“The men the European public admires most extravagantly are the most daring liars; the men they detest most violently are those who try to tell them the truth.” So begins Anders Behring Brevik's manifesto, the words that explain his decision to set out to slaughter the women and men whose future he believed he was fighting for. No one knows precisely what he had on his mind this weekend past, when he set out with an explosive device and an assault weapon to impress upon the world the truth as he saw it — an act of terrorism that, in per capita terms, ranks high in the list of horrors and atrocities of our age. It is tempting to dismiss Brevik's acts as the work of a deranged man, which in weeks and months to come, psychiatrists may well determine him to be. But while Brevik's violence may have been psychopathic, it was also political. In his rambling manifesto, 2083: a European Declaration of Independence, he exhorts those who might follow in his footsteps to remember that their arrest will give the movement a “living martyr”; each “trial offers you a stage to the world.” Every act of terrorism — as opposed to ordinary crime, or demented rage — is, in this sense, an act of political theatre, a performance intended to reach out to an audience.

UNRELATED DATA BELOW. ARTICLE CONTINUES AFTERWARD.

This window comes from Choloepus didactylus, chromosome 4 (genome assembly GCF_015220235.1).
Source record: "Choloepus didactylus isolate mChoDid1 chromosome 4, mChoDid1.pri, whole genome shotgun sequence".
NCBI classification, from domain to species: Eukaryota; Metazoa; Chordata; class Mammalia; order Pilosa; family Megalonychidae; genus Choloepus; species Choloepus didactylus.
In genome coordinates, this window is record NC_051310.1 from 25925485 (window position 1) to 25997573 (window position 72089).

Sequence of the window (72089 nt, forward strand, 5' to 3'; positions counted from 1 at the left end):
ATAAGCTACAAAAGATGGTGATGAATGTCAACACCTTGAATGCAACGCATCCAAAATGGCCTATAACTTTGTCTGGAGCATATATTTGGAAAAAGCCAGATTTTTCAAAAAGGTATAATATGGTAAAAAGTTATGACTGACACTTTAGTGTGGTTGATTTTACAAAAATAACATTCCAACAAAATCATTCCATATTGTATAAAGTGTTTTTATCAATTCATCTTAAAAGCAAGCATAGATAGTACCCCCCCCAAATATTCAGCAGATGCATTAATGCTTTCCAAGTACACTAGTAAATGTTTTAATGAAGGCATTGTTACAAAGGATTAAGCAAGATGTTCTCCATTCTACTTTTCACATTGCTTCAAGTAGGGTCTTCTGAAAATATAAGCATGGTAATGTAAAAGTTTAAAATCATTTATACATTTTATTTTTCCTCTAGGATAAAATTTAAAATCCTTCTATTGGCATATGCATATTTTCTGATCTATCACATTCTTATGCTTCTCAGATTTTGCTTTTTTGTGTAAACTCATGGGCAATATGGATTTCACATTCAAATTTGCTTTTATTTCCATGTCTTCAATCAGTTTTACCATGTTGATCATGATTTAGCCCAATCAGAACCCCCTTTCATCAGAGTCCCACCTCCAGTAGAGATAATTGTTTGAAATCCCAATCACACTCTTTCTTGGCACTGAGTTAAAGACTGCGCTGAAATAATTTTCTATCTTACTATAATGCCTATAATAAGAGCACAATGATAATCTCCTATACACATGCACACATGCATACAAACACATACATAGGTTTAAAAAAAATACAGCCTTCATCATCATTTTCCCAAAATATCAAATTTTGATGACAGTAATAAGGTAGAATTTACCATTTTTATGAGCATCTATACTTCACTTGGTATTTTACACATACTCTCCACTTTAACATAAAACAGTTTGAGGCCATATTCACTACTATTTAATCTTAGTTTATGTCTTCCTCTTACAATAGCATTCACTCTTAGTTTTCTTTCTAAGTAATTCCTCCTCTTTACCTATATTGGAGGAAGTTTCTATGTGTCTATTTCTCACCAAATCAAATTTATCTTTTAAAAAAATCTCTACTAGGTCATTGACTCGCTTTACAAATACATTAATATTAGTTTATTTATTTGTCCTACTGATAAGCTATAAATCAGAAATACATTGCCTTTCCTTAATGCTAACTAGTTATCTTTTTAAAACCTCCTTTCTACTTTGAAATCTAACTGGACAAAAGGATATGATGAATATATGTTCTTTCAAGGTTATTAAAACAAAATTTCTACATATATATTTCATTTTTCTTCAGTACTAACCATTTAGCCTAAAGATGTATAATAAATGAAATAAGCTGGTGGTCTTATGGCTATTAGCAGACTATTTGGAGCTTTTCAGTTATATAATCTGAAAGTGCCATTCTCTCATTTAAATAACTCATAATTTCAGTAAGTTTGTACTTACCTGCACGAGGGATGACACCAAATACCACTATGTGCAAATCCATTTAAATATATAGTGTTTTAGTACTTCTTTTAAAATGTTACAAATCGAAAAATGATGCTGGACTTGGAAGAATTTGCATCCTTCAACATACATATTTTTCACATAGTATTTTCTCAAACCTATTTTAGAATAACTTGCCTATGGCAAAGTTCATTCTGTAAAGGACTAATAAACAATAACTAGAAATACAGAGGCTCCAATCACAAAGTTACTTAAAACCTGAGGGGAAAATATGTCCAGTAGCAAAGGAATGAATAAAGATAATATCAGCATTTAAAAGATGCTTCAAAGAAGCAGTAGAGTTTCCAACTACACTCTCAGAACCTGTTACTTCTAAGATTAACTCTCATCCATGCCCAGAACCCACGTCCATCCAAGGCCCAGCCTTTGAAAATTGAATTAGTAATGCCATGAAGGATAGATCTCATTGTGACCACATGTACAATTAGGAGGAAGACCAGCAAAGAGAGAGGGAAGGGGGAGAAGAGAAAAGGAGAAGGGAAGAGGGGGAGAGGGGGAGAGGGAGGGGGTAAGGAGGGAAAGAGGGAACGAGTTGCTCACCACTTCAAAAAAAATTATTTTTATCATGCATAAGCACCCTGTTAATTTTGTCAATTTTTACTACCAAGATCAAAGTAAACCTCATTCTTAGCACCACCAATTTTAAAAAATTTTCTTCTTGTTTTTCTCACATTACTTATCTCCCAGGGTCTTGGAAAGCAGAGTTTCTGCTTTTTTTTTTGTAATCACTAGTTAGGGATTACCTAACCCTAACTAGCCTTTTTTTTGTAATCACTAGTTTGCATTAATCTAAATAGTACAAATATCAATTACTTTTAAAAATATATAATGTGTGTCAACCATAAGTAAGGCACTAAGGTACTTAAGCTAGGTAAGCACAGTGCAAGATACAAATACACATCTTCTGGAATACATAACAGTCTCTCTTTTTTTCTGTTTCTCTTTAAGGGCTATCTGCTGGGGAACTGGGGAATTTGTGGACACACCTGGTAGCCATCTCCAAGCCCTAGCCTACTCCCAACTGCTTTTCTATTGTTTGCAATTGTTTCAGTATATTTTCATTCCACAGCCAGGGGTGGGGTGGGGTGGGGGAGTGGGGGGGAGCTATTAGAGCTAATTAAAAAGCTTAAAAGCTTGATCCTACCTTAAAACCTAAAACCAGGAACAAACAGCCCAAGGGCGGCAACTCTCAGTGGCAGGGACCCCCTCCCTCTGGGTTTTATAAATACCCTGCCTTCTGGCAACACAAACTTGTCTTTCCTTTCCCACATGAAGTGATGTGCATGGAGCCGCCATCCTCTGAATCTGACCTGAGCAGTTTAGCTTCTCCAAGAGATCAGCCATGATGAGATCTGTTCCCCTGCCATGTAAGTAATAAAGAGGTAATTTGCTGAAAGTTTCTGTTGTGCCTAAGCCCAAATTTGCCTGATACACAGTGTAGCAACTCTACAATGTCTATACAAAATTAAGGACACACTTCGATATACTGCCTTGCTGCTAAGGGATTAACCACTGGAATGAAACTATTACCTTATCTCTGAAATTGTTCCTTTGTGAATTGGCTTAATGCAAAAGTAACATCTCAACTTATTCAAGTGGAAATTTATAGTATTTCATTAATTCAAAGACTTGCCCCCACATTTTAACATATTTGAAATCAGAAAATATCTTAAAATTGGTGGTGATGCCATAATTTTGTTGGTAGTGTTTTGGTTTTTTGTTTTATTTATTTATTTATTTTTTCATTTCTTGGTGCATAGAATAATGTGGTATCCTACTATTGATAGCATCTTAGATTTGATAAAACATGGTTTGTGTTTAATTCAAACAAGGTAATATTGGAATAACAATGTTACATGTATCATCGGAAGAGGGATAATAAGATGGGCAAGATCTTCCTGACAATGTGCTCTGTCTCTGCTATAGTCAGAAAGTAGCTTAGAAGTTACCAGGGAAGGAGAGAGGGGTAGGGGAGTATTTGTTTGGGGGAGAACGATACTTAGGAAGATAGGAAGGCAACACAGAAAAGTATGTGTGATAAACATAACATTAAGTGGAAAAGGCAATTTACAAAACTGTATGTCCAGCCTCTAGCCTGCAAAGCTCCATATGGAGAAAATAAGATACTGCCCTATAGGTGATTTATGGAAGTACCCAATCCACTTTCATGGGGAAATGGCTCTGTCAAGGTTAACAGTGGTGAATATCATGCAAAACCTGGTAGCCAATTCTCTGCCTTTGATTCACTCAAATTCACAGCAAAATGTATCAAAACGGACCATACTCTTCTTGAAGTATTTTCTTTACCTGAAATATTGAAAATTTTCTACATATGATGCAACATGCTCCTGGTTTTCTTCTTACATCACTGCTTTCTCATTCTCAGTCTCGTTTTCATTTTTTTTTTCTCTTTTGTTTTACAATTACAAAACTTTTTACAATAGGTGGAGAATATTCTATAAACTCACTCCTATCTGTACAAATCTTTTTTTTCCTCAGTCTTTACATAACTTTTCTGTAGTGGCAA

What was the message this mass killer intended to send out? Brevik's claims that multiculturalism had rendered Europe effeminate; his hostility to the egalitarian premises of the democratic movements that have shaped Europe since the French revolution of 1789; his invective at Muslim migrants whom he casts as an existential threat — these are well-established motifs of the neoconservative politics that emerged resurgent in Europe after 1978. Brevik's words and ideas are thus rhetorical amplifications of ideas that have become mainstream. His apocalyptic act of violence reflected his loss of faith in organised politics to deliver on its own promises. For India, there are serious lessons. It is not that there is a simple causal connection between jihadi terrorism and the overground Islamist movement; or between Hindutva violence and the mainstream politics of Hindu nationalism; or between Khalistanis and Sikh neo-fundamentalism. Yet each of these competing religious neo-conservatisms built a climate of hate that has spawned agents of horrific violence. Indian political parties, across the spectrum, are quick to attack terrorist violence — but only a few have the integrity and the courage to condemn the systems of thought and language that underpin it. The tragedy in Norway reminds us that words can kill just as surely as bombs and assault rifles. That is good reason to act hard and resourcefully against hate speech in our national political life.

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